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Multimodal Interaction Group

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Research projects within the Group

There is a lot of interesting research going on in the group (feel free to contact anyone in the group if you want to know more - contact details are on the home page). We are really interested in multimodal human-computer interaction - using different sensory modalities to communicate information. Most current interfaces rely almost entirely on vision to present information. This is not natural and can cause sighted users to become overloaded and is a major problem for people with sight impairments.

What we are doing is investigating the use of other senses for human-computer interaction, in particular hearing and touch. This page will tell you about what we are doing and will provide links to other resources. If you have any questions, comments or queries then feel free to contact me.


Other useful stuff:

Earcons and sonically-enhanced widgets

I have been doing work with earcons since 1990 with many interesting results and have used them for many different things. Here is a chapter from the Human-Computer Interaction Handbook (Sears and Jacko) that I wrote on audio interfaces that will give you some background and history to the topic. Earcons were first proposed by Meera Blattner in 1989. They are abstract, musical tones that can be used in structured combinations to create auditory messages. Blattner defines earcons as "non-verbal audio messages that are used in the computer/user interface to provide information to the user about some computer object, operation or interaction". They are based on musical sounds. Detailed investigations of earcons by me, Peter Wright & Alistair Edwards showed that they are an effective means of communicating information in sound. Give me more details

What do earcons sound like?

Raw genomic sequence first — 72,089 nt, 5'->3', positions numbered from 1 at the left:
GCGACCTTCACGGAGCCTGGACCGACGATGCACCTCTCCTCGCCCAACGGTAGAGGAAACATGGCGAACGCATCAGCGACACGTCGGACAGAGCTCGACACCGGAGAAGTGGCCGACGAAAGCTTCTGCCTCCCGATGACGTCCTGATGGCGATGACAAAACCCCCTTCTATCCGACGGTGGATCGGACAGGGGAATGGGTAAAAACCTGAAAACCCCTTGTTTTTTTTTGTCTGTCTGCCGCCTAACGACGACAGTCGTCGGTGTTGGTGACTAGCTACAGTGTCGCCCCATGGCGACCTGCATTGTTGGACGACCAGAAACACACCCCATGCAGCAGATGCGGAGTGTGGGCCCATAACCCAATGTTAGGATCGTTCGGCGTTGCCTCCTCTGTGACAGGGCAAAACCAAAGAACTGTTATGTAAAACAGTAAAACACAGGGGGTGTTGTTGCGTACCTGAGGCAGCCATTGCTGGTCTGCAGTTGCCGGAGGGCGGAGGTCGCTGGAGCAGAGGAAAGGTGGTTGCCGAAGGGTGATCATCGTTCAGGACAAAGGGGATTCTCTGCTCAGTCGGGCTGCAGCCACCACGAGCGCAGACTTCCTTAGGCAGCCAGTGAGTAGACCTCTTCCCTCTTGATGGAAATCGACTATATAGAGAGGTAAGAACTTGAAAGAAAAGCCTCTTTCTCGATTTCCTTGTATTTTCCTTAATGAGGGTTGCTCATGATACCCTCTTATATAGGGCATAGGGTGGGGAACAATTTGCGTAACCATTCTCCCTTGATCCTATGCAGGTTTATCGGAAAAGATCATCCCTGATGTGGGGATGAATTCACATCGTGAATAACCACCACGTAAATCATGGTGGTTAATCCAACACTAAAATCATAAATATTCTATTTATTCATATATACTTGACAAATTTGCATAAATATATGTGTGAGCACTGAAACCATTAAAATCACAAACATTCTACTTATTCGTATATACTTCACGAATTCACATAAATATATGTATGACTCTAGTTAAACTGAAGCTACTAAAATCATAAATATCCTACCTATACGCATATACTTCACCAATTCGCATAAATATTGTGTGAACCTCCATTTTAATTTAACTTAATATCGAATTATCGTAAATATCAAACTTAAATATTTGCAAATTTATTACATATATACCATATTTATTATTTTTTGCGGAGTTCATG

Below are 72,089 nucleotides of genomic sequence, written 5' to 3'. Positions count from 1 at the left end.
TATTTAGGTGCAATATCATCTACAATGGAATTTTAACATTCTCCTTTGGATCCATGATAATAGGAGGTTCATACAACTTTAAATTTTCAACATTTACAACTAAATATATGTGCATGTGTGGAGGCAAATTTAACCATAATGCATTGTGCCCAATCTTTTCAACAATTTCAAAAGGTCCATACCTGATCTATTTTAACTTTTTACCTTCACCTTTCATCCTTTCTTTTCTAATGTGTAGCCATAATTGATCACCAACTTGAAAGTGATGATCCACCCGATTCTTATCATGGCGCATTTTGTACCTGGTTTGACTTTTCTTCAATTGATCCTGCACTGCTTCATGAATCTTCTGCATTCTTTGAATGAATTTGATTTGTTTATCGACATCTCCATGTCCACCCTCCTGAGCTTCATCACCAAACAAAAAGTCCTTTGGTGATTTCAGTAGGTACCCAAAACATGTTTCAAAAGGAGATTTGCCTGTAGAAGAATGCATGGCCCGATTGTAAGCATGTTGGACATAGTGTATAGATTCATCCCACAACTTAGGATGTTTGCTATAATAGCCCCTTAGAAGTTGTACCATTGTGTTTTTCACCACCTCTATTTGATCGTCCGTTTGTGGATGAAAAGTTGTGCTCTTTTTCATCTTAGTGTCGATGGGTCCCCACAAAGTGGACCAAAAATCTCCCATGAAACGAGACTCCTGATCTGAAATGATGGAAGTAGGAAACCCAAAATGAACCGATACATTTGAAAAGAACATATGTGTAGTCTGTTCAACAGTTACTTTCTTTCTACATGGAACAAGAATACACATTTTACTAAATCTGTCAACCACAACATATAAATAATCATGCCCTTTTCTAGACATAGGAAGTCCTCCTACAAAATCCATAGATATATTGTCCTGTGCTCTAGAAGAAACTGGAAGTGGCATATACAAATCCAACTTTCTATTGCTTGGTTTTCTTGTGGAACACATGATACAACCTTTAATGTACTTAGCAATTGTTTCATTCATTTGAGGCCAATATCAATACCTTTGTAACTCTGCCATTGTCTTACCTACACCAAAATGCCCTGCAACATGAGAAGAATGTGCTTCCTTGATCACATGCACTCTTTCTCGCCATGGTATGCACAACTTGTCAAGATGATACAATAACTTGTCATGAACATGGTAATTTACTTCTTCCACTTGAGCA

The earcons in this and the following pages are all less than 100K. This means the quality is reduced but (hopefully) you should be able to download them quickly. Click on the icons below to play two example earcons.

Sound iconSound icon

Click here to find out more about the earcons you've just heard and to hear more. They were created as part of a detailed study to investigate the effectiveness of earcons. You can also download a HyperCard stack (400K) containing many example earcons. The earcons in this stack are described in more detail by clicking on the previous link. Here are some guidelines for designing and creating earcons.

My thesis

The title of my PhD thesis was:
Providing a structured method for integrating non-speech audio into human-computer interfaces.

It is probably the most detailed document concerning earcons and it also has lots about auditory human-computer interfaces in general. Look at the abstract and introduction to get an overview, or the complete thing is available as a PDF file, or on my publication list. The chapter from the Human-Computer Interaction Handbook (Sears and Jacko) that I wrote on audio interfaces that will give you some background and history to the topic and is a bit more up-to-date than my thesis.

Sonically-enhanced widgets and a toolkit of resource sensitive widgets

We have done a lot of work looking at how non-speech sounds can be incorporated into standard graphical human-computer interfaces. This can improve performance and increase usability for both sighted and partially-sighted users. Our results have shown that sound can provide many benefits: from increased performance and user preference to reduced workload.